10. Google gives very generous payouts to the husbands and wives of people who die while working for them
They’ll receive 50 per cent of their salary for the next decade. And their children receive a payout until they’re grown up, too.
11. One Google search uses more computing power than it took to send the Apollo 11 astronauts to the moon
Searching Google is easy and takes just miliseconds. But the computing and networking power required to look through almost all of the known internet is huge – far more huge than the relatively minor amount of code and computing that it took to put humans on the moon.
12. Google once went down for five minutes, and took 40 per cent of web traffic with it
On 19 August, 2013, Google stopped working for five minutes. And it took much of the internet with it.
While other companies have looked to challenge Google’s dominance in search, it still represents a huge part of the web.
Nowadays, such an outage would be unlikely to cause such a problem – other sites, mostly Facebook, have challenged Google’s dominance as the central linking place of the world. But Google still accounts for a huge part of everything anyone finds or looks at on the internet.
13. Google hires goats
Google’s headquarters are big, and lots of it is green. So much of it is grass that it would need a lot of lawnmowers – but Google has a novel way around that.
Instead of gas-powered machines, Google hires a load of goats to clear the fields around its campus.
They visit for about a week at a time, and about 200 of them come to much up the Google grass.
The goats don’t guzzle gas, pollute the air or make as much noise. And they have the advantage of being “a lot cuter to watch than law mowers”, Google’s employees have noted.
14. And there are lots of dogs at Google too
Google’s office is very dog friendly. It says that letting people bring in their pups makes employees a lot happier.
Cats aren’t as encouraged – simply because they tend to be upset by the dogs. They’re not banned.
15. Indeed, one dog – the first ever – has the title of Top Dog
Yoshka is the only dog to be credited in Google’s official history – from when he joined alongside owner (and senior vice president of operations) Urs Hölzle early on in the company’s life in 1999. Yoshka even wrote a blog post on Google’s site, presumably dictating it – noting that there were now many other dogs, some much smaller than himself, but that all of them were welcome.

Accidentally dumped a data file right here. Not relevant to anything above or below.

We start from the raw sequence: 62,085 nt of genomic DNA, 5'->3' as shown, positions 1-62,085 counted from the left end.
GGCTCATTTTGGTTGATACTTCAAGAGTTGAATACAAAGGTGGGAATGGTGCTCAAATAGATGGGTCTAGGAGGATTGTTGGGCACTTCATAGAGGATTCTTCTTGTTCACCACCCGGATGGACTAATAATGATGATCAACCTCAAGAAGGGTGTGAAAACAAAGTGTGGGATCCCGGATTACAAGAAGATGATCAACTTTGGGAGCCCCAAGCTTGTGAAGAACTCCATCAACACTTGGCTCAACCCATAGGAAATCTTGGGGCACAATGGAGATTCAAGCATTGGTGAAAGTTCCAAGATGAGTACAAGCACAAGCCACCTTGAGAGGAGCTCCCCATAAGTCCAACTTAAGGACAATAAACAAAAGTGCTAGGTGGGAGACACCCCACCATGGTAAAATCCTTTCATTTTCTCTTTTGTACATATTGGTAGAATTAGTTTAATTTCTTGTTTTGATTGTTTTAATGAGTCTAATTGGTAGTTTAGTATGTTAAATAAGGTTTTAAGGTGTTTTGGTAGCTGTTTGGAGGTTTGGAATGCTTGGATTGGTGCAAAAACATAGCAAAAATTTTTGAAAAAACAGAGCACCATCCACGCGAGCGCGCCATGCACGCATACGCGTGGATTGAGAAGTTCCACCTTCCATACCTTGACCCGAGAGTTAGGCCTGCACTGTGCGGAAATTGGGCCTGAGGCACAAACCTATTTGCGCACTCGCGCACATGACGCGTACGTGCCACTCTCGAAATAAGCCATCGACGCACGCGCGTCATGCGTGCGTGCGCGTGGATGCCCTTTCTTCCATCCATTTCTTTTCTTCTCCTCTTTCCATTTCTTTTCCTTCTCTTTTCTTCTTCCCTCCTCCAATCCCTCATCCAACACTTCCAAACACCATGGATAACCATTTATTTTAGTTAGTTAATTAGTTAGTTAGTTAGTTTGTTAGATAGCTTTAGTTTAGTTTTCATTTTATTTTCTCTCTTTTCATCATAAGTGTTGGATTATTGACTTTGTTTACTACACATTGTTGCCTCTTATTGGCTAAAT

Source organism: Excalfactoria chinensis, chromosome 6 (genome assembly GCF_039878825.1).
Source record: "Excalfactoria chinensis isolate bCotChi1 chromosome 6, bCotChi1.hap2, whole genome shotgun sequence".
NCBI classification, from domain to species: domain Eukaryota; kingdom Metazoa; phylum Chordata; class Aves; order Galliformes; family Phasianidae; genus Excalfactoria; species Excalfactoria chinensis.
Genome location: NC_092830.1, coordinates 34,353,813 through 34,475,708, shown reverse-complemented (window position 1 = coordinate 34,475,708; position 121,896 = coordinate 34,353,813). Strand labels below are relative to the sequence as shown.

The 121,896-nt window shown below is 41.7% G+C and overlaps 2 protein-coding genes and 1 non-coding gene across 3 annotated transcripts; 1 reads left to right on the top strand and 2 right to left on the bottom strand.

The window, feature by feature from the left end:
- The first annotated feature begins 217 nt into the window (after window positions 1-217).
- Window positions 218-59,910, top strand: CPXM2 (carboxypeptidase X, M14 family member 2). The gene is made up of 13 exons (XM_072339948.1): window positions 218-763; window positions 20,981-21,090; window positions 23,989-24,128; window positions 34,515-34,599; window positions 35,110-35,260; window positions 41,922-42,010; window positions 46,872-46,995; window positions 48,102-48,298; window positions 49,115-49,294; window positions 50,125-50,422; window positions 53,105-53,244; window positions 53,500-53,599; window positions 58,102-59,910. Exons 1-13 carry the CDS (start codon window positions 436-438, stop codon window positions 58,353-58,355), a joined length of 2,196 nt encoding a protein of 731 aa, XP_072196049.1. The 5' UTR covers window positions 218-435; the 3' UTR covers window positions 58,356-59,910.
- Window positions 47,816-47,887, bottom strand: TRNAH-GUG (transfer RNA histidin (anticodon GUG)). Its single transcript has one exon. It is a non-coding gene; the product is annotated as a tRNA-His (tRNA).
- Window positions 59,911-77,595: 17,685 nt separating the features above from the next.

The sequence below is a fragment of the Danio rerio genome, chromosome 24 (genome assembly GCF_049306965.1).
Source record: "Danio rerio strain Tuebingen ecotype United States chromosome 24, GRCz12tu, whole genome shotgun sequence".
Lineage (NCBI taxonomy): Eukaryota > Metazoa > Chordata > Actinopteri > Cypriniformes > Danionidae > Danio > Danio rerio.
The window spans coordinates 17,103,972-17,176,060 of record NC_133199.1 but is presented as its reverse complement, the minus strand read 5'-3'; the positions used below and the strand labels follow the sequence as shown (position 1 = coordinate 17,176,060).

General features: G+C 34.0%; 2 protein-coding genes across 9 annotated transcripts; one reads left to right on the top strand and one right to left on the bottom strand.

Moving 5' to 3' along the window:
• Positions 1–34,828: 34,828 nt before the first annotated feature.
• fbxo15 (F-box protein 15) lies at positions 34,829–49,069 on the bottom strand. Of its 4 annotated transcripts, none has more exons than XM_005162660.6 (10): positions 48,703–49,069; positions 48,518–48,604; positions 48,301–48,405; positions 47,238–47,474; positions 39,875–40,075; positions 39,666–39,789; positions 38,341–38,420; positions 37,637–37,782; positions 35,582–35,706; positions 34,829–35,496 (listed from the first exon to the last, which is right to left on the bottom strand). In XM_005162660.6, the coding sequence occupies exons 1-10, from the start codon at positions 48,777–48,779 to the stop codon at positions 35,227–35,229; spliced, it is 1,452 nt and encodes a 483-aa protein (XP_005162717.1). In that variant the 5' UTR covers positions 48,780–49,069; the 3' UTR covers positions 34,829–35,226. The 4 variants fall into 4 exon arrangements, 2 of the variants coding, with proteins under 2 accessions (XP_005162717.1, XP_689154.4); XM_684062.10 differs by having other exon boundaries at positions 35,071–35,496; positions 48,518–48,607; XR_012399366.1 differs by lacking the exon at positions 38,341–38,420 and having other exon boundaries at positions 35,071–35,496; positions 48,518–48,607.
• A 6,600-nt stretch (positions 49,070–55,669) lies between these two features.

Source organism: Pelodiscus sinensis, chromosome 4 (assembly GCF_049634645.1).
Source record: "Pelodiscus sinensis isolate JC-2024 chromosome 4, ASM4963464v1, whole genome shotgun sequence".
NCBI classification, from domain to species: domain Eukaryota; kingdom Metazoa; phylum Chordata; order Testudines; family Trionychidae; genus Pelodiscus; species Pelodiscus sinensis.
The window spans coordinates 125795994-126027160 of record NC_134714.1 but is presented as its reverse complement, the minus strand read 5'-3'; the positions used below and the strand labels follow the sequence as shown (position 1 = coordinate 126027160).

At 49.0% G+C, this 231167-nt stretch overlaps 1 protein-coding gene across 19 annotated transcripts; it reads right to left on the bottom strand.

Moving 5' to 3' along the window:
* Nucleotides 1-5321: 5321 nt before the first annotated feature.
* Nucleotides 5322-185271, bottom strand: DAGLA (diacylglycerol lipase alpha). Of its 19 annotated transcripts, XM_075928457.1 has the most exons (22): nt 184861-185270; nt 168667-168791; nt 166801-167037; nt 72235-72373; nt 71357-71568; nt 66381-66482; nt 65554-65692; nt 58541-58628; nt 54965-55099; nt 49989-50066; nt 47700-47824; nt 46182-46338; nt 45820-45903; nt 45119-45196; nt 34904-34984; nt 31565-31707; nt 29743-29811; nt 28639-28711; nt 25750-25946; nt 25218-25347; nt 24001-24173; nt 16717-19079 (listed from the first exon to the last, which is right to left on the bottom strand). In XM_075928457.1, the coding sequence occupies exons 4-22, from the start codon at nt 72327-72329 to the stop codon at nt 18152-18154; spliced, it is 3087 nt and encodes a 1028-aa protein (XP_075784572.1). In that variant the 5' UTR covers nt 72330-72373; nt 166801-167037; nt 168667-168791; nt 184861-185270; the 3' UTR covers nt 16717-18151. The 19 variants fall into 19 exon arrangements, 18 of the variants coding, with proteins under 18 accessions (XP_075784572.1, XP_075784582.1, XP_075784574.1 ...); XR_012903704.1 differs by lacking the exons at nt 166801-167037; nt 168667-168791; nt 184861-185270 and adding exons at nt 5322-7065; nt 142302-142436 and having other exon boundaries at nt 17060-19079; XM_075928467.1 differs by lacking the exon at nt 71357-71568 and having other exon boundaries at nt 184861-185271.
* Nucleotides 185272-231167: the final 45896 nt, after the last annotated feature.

16. Google’s logo wasn’t in the middle until 2001
The simplicity of the Google homepage belies the fact that it is one of the most viewed things in the history of the world. So even the tiniest changes are significant – and some very not tiny changes were made in the site’s early development.
For instance, in the first few years the site was around, its logo was aligned slightly to the left. That came to an end in 2001, when Google finally moved it into the middle.
17. And it’s been making tiny little changes ever since
The company has been making the smallest adjustments to its logo ever since. Those have included, for instance, a minor change to the layout of the letters in its name. But they've also included big changes to how the words are written, including a new font.
But all of those are noticed and often marked in discussion about the company.
18. And those changes include its entire name
Perhaps the biggest change in recent years was to entirely alter the name of Google – and change it to Alphabet.
The alteration – which didn’t turn out to be as big or significant as it first seemed – essentially meant that the company called Google just ate up the search, internet and information bits of the business. All of the other bits that had traditionally also been called Google moved under the ownership of Alphabet – which also owned Google, the newly created search company.
Since then, most of the things that happen that people hear about continue to come out of Google. And often when they come from another company – like X, which makes its self-driving cars – everyone just calls it Google anyway.